Thursday, August 12, 2010

The 1924 Shelton Hotel -- 49th and Lexington

In the jazzy, early days of the 1920s James T. Lee had an idea – a big one. He envisioned an enormous bachelor hotel, as much a men’s club as a hotel. It would offer a swimming pool, solarium, pool rooms, squash courts – even an infirmary. When his vision was fulfilled it would encompass 1200 rooms.

Lee, the grandfather of Jacqueline Kennedy Onassis, commissioned architect Arthur Loomis Harmon to design his 34-story hotel at Lexington Avenue and 49th Street. Harmon, who would help design the Empire State Building a few years later, made visionary use of the city’s 1916 zoning law requiring setbacks on tall buildings to admit air and light to the streets below. It was the tallest hotel in the world when it opened in 1924. Architectural critics raved: this would be the benchmark for skyscrapers going forward.

The Hotel received awards from the Architectural League of New York and the American Institute of Architects.

Drawing on a mixture of styles and architectural periods – Romanesque, Lombard, Byzantine and a smattering of others – Harmon used roughened, irregular tan bricks to give the impression of a centuries-old structure. Even before it was completed, artist Hugh Ferriss depicted it in his 1922 “The Shelton Hotel,” noting “a strange yet majestic form began to loom against the New York horizon.”

The New York Times architecture critics called it “A stately, breath-taking building,” upon its opening and Commonweal Magazine’s Lewis Mumford said it was “buoyant, mobile, serene, like a Zeppelin under a clear sky.”

Hugh Ferriss's "The Shelton Hotel" 1922

Because it was a men-only hotel, there seemed to be no problem that approximately 400 of the rooms shared baths in the hallway. It became a problem when later in 1924 Lee changed his mind and admitted women and families.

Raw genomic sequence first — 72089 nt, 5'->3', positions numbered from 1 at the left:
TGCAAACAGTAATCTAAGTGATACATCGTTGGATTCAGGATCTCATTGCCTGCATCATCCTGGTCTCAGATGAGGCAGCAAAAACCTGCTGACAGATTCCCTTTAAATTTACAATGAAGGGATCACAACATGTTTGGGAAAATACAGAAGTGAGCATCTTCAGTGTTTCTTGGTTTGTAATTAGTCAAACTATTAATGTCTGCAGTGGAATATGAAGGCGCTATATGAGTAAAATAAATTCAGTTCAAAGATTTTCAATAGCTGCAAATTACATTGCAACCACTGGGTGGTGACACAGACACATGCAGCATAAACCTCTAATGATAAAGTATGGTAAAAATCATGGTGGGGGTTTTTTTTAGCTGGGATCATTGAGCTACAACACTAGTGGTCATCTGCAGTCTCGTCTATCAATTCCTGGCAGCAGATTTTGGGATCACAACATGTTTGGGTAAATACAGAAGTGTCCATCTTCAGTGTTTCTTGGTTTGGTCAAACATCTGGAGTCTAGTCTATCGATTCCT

The Shelton almost immediately drew attention, both good and tragic.  In 1925 Artist Georgia O’Keeffe and photographer Alfred Stieglitz moved in, living in their 30th floor apartment for 12 years. The Shelton became a frequent subject for both, adding to its international celebrity.

In February of 1926 actress Pauline Armitage threw herself to her death from her 14th floor suite. Later that same year Harry Houdini had himself locked in a coffin-like box and submerged in the colorful basement swimming pool. From the gallery that overlooked the pool, spectators watched nervously for an hour until Houdini’s box was pulled out and he emerged unharmed.

Despite its colorful history and architectural uniqueness, The Shelton, as is the case with almost all aging hotels, fell from favor. There were only 11 full time residents in the mid-1970s. In 1978 it became the Halloran House when Edward J. Halloran bought the foreclosed propery. He hired Stephen B. Jacobs to redesign the interiors, reducing the number of rooms to 650.




Georgia O'Keeffe's "Shelton Hotel New York No. 1" 1926




By 2007 it was owned by Morgan Stanley who handed operation over to the Marriott. Now called the New York Marriott East Side it received a $25 million room renovation. The downstairs swimming pool was removed and the cavernous space was divided into three levels.


Exterior restoration was conducted by Superstructures under the supervision of architect Richard Moses. Most of the original architectural detailing – griffins, gargoyles and other elements that make the Shelton a visual feast – were in good shape. Those which were heavily affected by weathering were reproduced and replaced.


The Shelton Hotel was threatened with demolition in the 1970s by then-owner Tishman Realty. Today it enjoys new life as a stylish architectural remnant of 1920s Manhattan.

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